Most pill abortions involve two drugs—first, mifepristone to dilate the cervix and block a pregnancy-sustaining hormone, then, misoprostol to induce contractions. The vast majority of women who take these drugs don’t suffer serious complications—the FDA data found about 85 percent of patients report side effects like fever or nausea, but serious outcomes like sepsis or hospitalization occur in less than 0.5 percent of cases. The FDA has recorded only 32 deaths among women in the U.S. using mifepristone for an abortion between 2000 and 2022, and the agency noted that the deaths “cannot with certainty be causally attributed to mifepristone.” 

But as we wrote in March of last year:

The pro-life Charlotte Lozier Institute, however, questions whether officials have enough information to conclude the average pill abortion is as safe as those studied in research trials, especially after the FDA dropped extra safety requirements like in-person visits to prescribers [in early 2023]. Only 28 states require providers to report post-abortion complications to officials, and the Centers for Disease Control and Prevention collects data from most states, but California—which accounts for an estimated 15 percent of abortions in the U.S.—is not among them.

AHM—citing material from the Charlotte Lozier Institute—argued that the FDA approval was unjustified given health and safety concerns surrounding the drug’s use. U.S. District Judge Matthew Kacsmaryk sided with the pro-life doctors and ruled in April of last year that the FDA had improperly approved mifepristone, issuing a nationwide injunction on the drug’s use. “FDA acquiesced on its legitimate safety concerns—in violation of its statutory duty—based on plainly unsound reasoning and studies that did not support its conclusions,” Kacsmaryk wrote in a decision, which marked the first time a federal court has gone against the FDA’s judgment concerning stipulations for using a drug.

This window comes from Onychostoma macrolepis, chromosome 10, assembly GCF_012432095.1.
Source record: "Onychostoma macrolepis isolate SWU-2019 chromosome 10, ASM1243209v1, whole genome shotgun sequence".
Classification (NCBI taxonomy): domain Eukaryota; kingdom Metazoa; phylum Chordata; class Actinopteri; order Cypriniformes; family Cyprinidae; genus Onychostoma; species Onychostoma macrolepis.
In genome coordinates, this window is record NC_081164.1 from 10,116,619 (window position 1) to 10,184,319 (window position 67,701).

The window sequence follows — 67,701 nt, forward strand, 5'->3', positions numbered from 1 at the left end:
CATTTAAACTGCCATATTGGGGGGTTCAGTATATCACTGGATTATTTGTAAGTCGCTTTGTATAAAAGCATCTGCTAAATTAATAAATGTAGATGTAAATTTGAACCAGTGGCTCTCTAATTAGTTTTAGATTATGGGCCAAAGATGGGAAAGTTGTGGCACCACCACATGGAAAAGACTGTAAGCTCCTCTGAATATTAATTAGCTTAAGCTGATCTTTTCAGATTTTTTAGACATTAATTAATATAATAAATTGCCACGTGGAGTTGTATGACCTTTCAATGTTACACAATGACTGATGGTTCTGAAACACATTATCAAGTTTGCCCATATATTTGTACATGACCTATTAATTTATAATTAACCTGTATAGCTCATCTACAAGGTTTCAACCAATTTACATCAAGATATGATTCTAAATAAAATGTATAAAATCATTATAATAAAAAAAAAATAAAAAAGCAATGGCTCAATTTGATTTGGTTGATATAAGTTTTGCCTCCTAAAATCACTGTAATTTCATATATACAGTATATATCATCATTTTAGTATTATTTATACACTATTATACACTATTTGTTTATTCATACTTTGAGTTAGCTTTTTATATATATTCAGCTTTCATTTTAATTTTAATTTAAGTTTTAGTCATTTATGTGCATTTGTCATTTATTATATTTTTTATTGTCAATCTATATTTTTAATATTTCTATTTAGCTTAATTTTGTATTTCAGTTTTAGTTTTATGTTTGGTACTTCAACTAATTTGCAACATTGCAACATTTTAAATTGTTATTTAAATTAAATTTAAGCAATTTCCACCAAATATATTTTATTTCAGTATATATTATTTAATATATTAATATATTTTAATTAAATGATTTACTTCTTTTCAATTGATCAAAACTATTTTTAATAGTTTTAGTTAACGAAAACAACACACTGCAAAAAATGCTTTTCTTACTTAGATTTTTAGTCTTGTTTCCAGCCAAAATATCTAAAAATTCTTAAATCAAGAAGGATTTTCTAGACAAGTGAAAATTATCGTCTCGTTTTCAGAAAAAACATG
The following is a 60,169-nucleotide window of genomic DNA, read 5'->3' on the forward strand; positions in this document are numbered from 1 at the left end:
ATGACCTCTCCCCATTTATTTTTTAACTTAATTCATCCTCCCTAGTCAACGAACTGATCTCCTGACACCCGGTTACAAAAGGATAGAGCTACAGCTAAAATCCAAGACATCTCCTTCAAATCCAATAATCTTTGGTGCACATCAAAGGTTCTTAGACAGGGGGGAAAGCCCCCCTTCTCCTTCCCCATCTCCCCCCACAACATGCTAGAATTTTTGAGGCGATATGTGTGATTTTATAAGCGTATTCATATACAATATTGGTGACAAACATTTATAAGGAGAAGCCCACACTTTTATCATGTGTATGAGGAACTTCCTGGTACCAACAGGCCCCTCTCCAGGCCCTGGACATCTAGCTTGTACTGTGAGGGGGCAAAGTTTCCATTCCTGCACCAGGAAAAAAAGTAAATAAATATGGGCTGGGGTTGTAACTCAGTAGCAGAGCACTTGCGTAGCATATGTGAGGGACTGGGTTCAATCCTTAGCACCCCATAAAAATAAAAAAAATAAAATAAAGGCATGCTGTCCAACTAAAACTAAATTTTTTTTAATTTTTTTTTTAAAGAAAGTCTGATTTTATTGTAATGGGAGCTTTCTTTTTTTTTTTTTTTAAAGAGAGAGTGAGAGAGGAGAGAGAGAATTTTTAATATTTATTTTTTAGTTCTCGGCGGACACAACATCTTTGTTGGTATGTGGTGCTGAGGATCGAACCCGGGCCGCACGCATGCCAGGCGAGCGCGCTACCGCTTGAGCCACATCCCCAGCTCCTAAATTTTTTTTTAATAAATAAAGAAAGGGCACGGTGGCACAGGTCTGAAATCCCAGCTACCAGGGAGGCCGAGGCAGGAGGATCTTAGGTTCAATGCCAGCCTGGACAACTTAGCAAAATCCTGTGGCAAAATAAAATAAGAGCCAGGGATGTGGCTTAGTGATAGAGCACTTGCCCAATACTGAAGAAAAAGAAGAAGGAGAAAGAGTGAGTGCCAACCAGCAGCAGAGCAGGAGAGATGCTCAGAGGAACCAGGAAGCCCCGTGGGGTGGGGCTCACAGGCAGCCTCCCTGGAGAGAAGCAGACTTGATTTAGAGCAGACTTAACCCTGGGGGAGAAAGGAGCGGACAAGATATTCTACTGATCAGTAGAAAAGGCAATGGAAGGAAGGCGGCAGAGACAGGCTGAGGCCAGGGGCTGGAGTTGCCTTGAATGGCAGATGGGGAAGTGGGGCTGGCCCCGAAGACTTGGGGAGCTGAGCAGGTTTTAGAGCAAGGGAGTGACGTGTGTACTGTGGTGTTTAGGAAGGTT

The Supreme Court quickly stayed the injunction before it took effect, preserving the status quo while an appeal proceeded. The U.S. 5th Circuit Court of Appeals ruled last August the statute of limitations had expired for a challenge to mifepristone’s 2000 approval, but agreed with AHM that the FDA’s changes in 2016 and 2021 were unwarranted based on safety concerns and thus likely violated the arbitrary and capricious test in the Administrative Procedures Act—a statute specifying how executive agencies make and change regulations.

In hearing oral arguments Tuesday over whether the regulations should revert to their pre-2016 status quo, the justices focused relatively little on the merits of the FDA changes and instead questioned the AHM lawyers extensively about their standing—whether they can prove concrete harm to the group of doctors. The government, represented by Solicitor General Elizabeth Prelogar, argued the challengers “have to identify a specific doctor who faces imminent harm” from the FDA’s regulatory regime. “Respondents may not agree with that choice, but that doesn’t give them Article III standing or a legal basis to upend the regulatory scheme,” she told the court. 

AHM argued they have standing because the 2016 and 2021 changes led to an increase in the number of abortions via drugs like mifepristone and the number of abortion complications, putting pro-life doctors working in hospitals where patients would come with emergency abortion complications into situations where they would have to “choose between helping a woman with a life-threatening condition and violating their conscience.”